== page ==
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ODS AMA (Doc's, Nurses, JAGs, AMDOs, DCO's and others you'll be coming here!)

nodropinufaka

Well-Known Member
From what everyone I spoke to there said physical readiness seemed to be what tripped most people up.
The Physical Fitness rolls alot of people.

They tell you beforehand what to expect but people still show up unprepared.

My friend told me that if I can run 3-5 miles 6x days per week then you won't have any trouble. Trained and got to that level and it was a breeze when I got there.
 

link6

Member
The Physical Fitness rolls alot of people.

They tell you beforehand what to expect but people still show up unprepared.

My friend told me that if I can run 3-5 miles 6x days per week then you won't have any trouble. Trained and got to that level and it was a breeze when I got there.
Is morning PT mainly formation runs and calisthenics?
 

ABMD

Bullets don't fly without Supply
Ooooh, gotcha. I misread your last past as ODS-related.

Am I correct in assuming ODS is significantly less intense than that?
I went through the old DCOIC, 2 weeks of knife and fork school, and if I remember correctly we PT'ed a few times a week and almost never included a run. The only time we ran was on the track for 2 moc PRTs. PT was mostly calisthenics and an occasional cross-fit style burpie/pushup combo.
 

trakanon

Member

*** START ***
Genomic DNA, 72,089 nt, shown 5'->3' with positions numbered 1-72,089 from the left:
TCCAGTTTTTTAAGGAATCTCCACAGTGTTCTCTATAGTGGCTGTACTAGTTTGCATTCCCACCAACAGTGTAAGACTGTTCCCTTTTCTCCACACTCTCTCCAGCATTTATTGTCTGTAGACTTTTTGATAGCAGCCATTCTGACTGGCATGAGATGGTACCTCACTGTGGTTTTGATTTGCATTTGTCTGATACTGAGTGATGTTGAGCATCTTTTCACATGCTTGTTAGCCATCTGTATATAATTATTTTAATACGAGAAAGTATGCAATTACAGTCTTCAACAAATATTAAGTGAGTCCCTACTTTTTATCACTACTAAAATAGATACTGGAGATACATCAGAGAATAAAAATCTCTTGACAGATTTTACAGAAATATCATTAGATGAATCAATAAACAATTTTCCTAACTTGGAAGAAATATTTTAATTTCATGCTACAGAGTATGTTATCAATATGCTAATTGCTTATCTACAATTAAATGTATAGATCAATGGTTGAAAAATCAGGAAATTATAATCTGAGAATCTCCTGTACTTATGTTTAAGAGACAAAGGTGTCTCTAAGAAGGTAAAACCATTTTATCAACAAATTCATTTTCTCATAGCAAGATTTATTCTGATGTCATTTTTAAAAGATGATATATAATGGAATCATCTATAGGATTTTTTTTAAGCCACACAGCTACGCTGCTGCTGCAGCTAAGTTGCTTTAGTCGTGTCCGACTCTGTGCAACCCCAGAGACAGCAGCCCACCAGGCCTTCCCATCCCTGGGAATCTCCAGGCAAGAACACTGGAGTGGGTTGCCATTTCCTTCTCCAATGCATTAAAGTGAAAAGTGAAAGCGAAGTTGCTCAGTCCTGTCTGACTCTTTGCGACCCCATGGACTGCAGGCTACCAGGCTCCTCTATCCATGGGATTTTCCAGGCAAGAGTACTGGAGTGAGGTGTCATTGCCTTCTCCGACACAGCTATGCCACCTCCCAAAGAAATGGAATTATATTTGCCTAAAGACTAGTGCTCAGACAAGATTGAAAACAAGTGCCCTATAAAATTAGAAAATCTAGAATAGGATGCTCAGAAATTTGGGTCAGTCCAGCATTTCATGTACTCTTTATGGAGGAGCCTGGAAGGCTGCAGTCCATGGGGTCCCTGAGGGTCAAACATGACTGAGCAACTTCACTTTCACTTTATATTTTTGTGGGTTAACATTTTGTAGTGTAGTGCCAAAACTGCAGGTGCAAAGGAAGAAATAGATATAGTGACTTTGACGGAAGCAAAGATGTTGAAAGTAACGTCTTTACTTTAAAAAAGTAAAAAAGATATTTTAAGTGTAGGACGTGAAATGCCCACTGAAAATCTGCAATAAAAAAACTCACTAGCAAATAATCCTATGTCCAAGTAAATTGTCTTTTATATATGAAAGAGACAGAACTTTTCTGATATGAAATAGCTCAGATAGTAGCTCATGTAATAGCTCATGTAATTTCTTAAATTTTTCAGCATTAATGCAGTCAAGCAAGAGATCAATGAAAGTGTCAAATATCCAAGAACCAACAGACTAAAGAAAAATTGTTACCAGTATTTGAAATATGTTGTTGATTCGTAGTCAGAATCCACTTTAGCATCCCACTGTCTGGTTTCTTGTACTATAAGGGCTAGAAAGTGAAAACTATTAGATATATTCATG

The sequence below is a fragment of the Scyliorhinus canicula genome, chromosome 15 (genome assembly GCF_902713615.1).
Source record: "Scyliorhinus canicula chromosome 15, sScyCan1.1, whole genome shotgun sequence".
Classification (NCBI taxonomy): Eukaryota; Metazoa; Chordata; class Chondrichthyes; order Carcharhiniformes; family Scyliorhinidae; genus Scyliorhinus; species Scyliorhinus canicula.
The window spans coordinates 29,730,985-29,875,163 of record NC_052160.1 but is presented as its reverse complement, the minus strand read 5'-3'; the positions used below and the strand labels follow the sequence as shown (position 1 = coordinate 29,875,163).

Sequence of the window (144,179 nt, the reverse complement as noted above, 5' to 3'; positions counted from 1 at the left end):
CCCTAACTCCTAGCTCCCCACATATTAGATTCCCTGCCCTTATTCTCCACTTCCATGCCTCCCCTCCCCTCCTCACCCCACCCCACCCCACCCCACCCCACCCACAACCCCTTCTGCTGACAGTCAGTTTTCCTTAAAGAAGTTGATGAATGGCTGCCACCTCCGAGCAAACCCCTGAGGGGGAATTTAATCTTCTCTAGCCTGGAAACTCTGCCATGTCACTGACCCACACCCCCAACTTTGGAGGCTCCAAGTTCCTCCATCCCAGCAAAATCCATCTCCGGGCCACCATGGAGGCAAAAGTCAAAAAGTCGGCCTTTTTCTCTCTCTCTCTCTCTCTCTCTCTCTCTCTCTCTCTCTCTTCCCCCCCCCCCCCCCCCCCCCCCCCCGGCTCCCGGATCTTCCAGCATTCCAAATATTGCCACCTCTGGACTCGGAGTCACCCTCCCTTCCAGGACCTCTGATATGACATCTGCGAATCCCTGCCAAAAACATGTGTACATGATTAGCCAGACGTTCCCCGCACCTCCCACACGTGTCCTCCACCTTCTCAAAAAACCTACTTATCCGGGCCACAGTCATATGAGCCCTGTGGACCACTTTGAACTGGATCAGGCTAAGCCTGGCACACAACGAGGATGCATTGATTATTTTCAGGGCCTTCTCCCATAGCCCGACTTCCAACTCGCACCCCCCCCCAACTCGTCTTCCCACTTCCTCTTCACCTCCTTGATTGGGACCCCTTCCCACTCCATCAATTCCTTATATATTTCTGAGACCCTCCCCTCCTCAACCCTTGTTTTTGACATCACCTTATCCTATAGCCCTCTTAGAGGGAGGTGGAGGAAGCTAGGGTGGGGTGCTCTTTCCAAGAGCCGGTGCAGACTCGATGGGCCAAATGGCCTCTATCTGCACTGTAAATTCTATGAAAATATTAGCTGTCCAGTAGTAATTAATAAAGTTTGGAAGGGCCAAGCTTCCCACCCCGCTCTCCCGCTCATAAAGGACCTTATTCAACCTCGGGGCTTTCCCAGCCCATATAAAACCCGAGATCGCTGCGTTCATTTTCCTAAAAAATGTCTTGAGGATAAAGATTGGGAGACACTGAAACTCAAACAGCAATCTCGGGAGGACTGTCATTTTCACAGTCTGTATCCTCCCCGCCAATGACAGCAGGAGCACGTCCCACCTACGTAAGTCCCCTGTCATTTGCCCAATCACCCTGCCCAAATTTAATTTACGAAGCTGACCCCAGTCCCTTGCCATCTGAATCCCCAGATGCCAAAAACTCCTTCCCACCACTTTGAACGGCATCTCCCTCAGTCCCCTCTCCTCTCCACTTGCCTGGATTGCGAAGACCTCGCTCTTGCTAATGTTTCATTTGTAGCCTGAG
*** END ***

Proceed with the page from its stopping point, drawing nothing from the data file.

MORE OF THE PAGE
Contributor
I'm trying to get into ODS and then maybe to switch to active duty later but I have also thought about applying to OCS if I don't get selected to reserve in the first attempt. OCS does sound intimidating. I run 4 miles per day but still, I'm turning 38 very soon, I feel old it sounds physically challenging for a computer nerd like myself.
 

SELRES_AMDO

Well-Known Member
I'm trying to get into ODS and then maybe to switch to active duty later but I have also thought about applying to OCS if I don't get selected to reserve in the first attempt. OCS does sound intimidating. I run 4 miles per day but still, I'm turning 38 very soon, I feel old it sounds physically challenging for a computer nerd like myself.
We had a few older guys in my class. They all graduated. It won't be an enjoyable experience, but you could do it.
 

surf3001x

Well-Known Member
So ... the main difference between ODS and OCS is the timeline with emphasis on time. ODS gets the "same" instruction OCS does in 5 weeks vice 13.

This means we don't PT every single day, in fact at King Hall (KH) we went maybe 5-6 times. OCS on the otherhand is out there everyday. An example would be 1/3rd of our class going to the wet-trainer one morning while the rest MARDET it up for classroom time. It's all about sked. We still technically checked all the boxes pulling some watches, room inspections, etc .. its just not nearly as many or as intense.

We used to say "forward starch" for chow because that's about 99% of your options. The chow hall itself was really run poorly (long long waits) and the food selection was not stellar. The highlight for most meals was when the salad+tuna line wasn't fifty sailors deep.

I'm trying to get into ODS and then maybe to switch to active duty later but I have also thought about applying to OCS if I don't get selected to reserve in the first attempt. OCS does sound intimidating. I run 4 miles per day but still, I'm turning 38 very soon, I feel old it sounds physically challenging for a computer nerd like myself.